contact lens mistakes you are making

If you’re new to the world of circle lenses and colored contacts, things may seem a bit overwhelming. There’s a lot of terminology floating around, and it can be hard to decode.

If you only have a vague idea of what you’re looking for and you’re not sure how to get it, you can find yourself in some pretty frustrating situations sifting through hundreds of pages of colored lenses. A lot of it has to do with your personal preference, and how you want to look with your colored lenses in. Once you know what your desired effect is, it’s easy to select lenses that will give you a customized look that you’re excited to wear.

Buy From The Right Seller

Before you look too far through a specific website’s colored lenses, make sure it’s a good idea to purchase from them. It’s always awesome to find lenses for a great price, but you need to make sure you know why the price is so good. There are sellers who retail lenses that haven’t been approved as safe for use, and it doesn’t matter how inexpensive they are, they’re still dangerous.

Contacts that have been approved by the FDA of at least one country are certified safe. Reputable sellers post these certificates and credentials on their websites for buyers to view. Be wary of sellers that don’t have that information available for you.

Look at the Water Content

Colored lenses are mostly water. Since they’re obviously intended to go on your eye, they need to be soft, flexible, and porous. There are high water content and low water content lenses, and which one you should select depends mostly on how your eyes react.

If you have naturally watery eyes, you’ll do better with a lens that has a lower water content. People with dry eyes will find low water lenses to be very uncomfortable, and should choose high water content lenses that they can freshen up with drops throughout the day.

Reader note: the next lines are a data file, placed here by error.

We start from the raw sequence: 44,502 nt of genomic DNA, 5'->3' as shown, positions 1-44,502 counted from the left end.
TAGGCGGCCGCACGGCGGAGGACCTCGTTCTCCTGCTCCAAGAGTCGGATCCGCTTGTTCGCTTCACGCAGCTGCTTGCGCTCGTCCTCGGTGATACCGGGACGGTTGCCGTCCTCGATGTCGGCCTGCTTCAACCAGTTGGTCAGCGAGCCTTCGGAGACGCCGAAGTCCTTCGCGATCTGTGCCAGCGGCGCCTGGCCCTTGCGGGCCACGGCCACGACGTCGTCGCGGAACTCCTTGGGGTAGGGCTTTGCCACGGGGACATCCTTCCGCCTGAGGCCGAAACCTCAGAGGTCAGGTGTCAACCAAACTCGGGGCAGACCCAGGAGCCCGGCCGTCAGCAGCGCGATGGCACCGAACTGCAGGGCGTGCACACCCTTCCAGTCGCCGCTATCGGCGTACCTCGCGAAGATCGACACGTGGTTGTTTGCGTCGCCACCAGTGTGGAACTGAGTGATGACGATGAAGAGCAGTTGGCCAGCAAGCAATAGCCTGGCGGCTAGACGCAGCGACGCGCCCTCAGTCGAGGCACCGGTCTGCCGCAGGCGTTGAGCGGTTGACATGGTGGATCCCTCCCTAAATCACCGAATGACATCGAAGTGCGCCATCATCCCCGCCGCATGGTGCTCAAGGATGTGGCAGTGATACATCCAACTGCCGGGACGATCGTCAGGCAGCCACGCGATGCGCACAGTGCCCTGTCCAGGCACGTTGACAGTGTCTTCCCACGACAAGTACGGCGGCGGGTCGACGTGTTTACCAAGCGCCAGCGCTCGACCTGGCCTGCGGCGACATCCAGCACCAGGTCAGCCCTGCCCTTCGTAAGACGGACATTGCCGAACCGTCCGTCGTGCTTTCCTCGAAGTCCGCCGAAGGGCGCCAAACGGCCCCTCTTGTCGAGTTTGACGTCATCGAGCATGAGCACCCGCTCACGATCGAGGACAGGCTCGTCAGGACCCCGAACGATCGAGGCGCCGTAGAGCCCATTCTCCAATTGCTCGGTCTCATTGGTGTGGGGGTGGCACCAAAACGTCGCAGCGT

Consider The Diameter

The diameter is one of the most confusing parts of the world of colored lenses. Circle lenses exist to drastically change your appearance, and because of that, these lenses can go up pretty high in diameter.

Smaller diameter lenses tend to look most like natural irises, while larger diameter lenses give that bright, wide, dolly-eyed look. If you’re not sure how dramatic you want to go, it’s safe to choose a diameter that’s somewhere in the middle. You can always go larger or smaller with your next pair if you feel the need to do so.

Working with Limbal Rings

A limbal ring is just the fancy name for the black circle around the color of the lens. Most natural colored lenses will have a soft, semi-transparent limbal ring to help provide a natural appearance.

Some lenses have darker, thicker limbal rings that create a large contrast. For the most part, people only opt for dark limbal rings when they’re looking for a dramatic transformation, but some people with very dark eyes find that darker limbal rings help create enough contrast for a lighter colored contact lens.

Tones and Opacity

If you’re trying to get a natural look, you’ll have to consider the tones and opacity of your lens. The combination of these two factors is vital for creating something that looks real. Tones are different colors blended with the main color of the lens.

For example, some green lenses have gold tones and some blue lenses have gray tones. Tones help the color appear genuine, and they also help blur away your natural eye color.

Opacity has to do with how strong the color of the lens is. If the color you’re interested in isn’t too far off from your natural eye color, you can safely select a lens with a lower opacity. If you’re trying to make your naturally dark brown eyes appear blue, you’ll need a more opaque lens to help erase your natural eye color.

What Colors Will Work For You?

Anyone can wear any color of lens – it’s just a matter of finding the right pair. People of any eye color will be able to pull off brown lenses, simply because they are the darkest.

People with blue and green eyes can pull off any color as long as the tones blend well. People with brown eyes may find it difficult, but the trick is to go for the most opaque lens you can find, and choose a shade of the color that will create the right amount of contrast against their natural eyes. Overall, it’s a little bit of a science determining which lens will work the best for you. Once you think you have an idea, you may want to order one pair at a time, so you can try them on and determine what, if anything, you’d like to do differently next time.

Remember to care for your lenses properly, only inserting and removing them with clean hands, and to frequently change the solution in your lens case. Lenses that are well cared for can last a long time, and it’s worth the extra effort to protect your investment.